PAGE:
Oh no! It's Bradd W. Szonye!
> (All other dice you'd normally roll are converted to the standard
> effect rule; e.g., 9d6 becomes 3d6+18.)

I don't know the HERO system so it's possible there's something system-
specific I'm missing here, but shouldn't that be 3d6 + 21?
Anonymous
December 1, 2004 1:26:31 PM

Archived from groups: rec.games.frp.super-heroes (More info?)

On Wed, 01 Dec 2004 08:47:39 GMT, Jeff Heikkinen <no.way@jose.org>
wrote:

>Oh no! It's Bradd W. Szonye!
>> (All other dice you'd normally roll are converted to the standard
>> effect rule; e.g., 9d6 becomes 3d6+18.)

>I don't know the HERO system so it's possible there's something system-
>specific I'm missing here, but shouldn't that be 3d6 + 21?

It's a HERO-specific thing. The "Standard Effect Rule" gives you 3,
not the expected value of 3.5 (i.e. the average of values you can roll
on a d6). They think that the disadvantage of a lower average total
is offset by knowing ahead of time exactly what you will get (and
especially, never getting a low roll).

It's quite reasonable if you are dealing with lots of normal NPCs,
trying to do mind reading or mind control or illusions or various
other things and knowing that you are trying to get a multiple of 10
for your various effects. 7d6 with standard effects will give you 21,
meaning for a "straight 10s NPC" you will =always= get "their EGO/INT
+10). If you rolled 7d6 you would =average= 24.5, but you would still
=fail= to reach 20 every now and then.

[Since they've now gone to calling the typical "man in the street" as
having "straight 8 stats", 6d6 with Standard Effects will now get you
your "Stat + 10" effect exactly. Player characters still start with
"straight 10s" because they are considered exceptional even when they
start.]
Anonymous
December 1, 2004 4:00:13 PM

Archived from groups: rec.games.frp.super-heroes (More info?)

Harold Groot wrote:

> [Since they've now gone to calling the typical "man in the street" as
> having "straight 8 stats", 6d6 with Standard Effects will now get you
> your "Stat + 10" effect exactly. Player characters still start with
> "straight 10s" because they are considered exceptional even when they
> start.]

Champions gave the standard "man in the street" straight-8 stats as far back
as second edition, which is the first one I ever saw...

--
ZZzz |\ _,,,---,,_ Travis S. Casey <efindel@earthlink.net>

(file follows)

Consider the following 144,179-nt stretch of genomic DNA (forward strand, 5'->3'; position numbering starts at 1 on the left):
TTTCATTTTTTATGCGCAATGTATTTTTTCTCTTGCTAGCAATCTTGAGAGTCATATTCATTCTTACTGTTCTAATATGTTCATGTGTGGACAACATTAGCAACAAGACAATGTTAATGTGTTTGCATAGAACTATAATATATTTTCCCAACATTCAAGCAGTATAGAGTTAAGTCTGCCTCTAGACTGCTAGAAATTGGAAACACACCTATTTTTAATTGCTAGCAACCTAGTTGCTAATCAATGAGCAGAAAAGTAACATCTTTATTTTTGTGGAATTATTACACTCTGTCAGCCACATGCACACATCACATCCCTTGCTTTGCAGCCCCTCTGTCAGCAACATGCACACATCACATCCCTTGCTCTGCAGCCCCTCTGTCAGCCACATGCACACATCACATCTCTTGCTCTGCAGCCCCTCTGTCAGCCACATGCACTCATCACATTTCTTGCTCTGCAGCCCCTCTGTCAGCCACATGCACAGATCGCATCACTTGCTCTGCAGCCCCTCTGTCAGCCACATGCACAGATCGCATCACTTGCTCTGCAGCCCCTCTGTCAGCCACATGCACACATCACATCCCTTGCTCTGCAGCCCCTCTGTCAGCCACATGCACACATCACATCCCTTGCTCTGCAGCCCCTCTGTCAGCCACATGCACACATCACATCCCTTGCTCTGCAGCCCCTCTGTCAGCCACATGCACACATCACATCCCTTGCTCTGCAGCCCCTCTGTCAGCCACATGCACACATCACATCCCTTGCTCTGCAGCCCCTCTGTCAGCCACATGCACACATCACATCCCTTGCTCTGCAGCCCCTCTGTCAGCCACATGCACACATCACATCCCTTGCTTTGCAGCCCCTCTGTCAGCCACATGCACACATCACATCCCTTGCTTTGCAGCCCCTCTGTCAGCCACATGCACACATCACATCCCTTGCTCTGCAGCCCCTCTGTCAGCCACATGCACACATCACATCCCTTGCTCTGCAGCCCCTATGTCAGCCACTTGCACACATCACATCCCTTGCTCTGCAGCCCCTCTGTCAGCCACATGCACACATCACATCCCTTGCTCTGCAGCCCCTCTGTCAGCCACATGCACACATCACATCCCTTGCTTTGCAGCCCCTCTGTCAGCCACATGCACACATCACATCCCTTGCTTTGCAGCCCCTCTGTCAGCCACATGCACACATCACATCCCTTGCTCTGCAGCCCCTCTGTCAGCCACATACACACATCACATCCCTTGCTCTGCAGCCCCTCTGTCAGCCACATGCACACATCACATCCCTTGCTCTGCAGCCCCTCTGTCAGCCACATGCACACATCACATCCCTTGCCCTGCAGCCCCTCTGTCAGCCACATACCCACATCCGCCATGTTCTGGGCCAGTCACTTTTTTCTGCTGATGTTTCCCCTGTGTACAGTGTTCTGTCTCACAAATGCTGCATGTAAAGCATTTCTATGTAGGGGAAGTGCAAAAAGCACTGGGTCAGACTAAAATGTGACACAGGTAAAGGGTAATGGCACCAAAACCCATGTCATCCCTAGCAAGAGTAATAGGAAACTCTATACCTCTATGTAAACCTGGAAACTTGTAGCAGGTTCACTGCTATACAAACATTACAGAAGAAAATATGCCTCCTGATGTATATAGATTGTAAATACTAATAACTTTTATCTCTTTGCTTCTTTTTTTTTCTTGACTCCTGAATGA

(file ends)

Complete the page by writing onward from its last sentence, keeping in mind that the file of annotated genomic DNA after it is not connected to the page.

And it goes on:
/,`.-'`' -. ;-;;,_ No one agrees with me. Not even me.
|,4- ) )-,_..;\ ( `'-'
'---''(_/--' `-'\_)
Anonymous
December 2, 2004 1:21:53 AM

Archived from groups: rec.games.frp.super-heroes (More info?)

Harold Groot wrote:
>
> It's a HERO-specific thing. The "Standard Effect Rule" gives you 3,
> not the expected value of 3.5 (i.e. the average of values you can
> roll on a d6). They think that the disadvantage of a lower average
> total is offset by knowing ahead of time exactly what you will get
> (and especially, never getting a low roll).

But with a "standard effect roll", there may be characters you can't
stun (or even damage) that you would be able to stun/damage with an
average roll. Even with a fixed 3.5 damage per die, you will do less
average damage through armor than with a random roll. This may not be
intuitive, so here is an example: 4d6 (average 14) vs. 10 armor.

Always using average: 4 damage always.

Rolling damage: 206 of 1296 results are 10 or less, meaning 0 damage
(since you can't do negative damage even if rolling less than armor value).
The remaining 1090 results give an average of 15.1 damage (5.1 after
armor subtraction).
The overall average is thus (206*0+1090*5.1)/1296= 4.3 damage (7.5% more
than if using average).

The effect is even more pronounced for higher armor values. If armor is
higher than average damage, you can never do damage with average-effect
attacks, whereas you would do *some* damage every 2 or 3 attacks if
rolling damage. For similar reasons, killing damage generally does more
average STUN through armor than a normal attack of the same DC.

If I was to use a "standard effect damage" option, I would use 10 per
3d6, this being a nice round number. But characters who choose this
would tend to be screwed, so it is an option I would probably reserve
for minor NPCs (whose attacks I would buy as multiples of 3d6).

- Klaus
Anonymous
December 2, 2004 1:22:06 AM

Archived from groups: rec.games.frp.super-heroes (More info?)

On Wed, 01 Dec 2004 22:21:53 +0100,
=?ISO-8859-1?Q?=22Klaus_=C6=2E_Mogensen=22?=
<klaudiusNOSPAM@get2net.dk> wrote:

>The effect is even more pronounced for higher armor values. If armor is
>higher than average damage, you can never do damage with average-effect
>attacks, whereas you would do *some* damage every 2 or 3 attacks if
>rolling damage. For similar reasons, killing damage generally does more
>average STUN through armor than a normal attack of the same DC.

That's generally why I have mostly seen this used for attacks where
there is seldom any armor, i.e. mental attacks, especially at normals.
Lots of normals have 8 INT, PRE and/or EGO. In low-powered Supers
campaigns, you'll still see a fair number of 10s and 11s on Heroes
(raising EGO to 11 means raising your ECV to 4, so even people with no
mental powers often buy one point) and no mental defenses. So a 7d6
trying to get Stat+10 effects tends to show up in low powered games.
It's very good for villians - results that are dependable using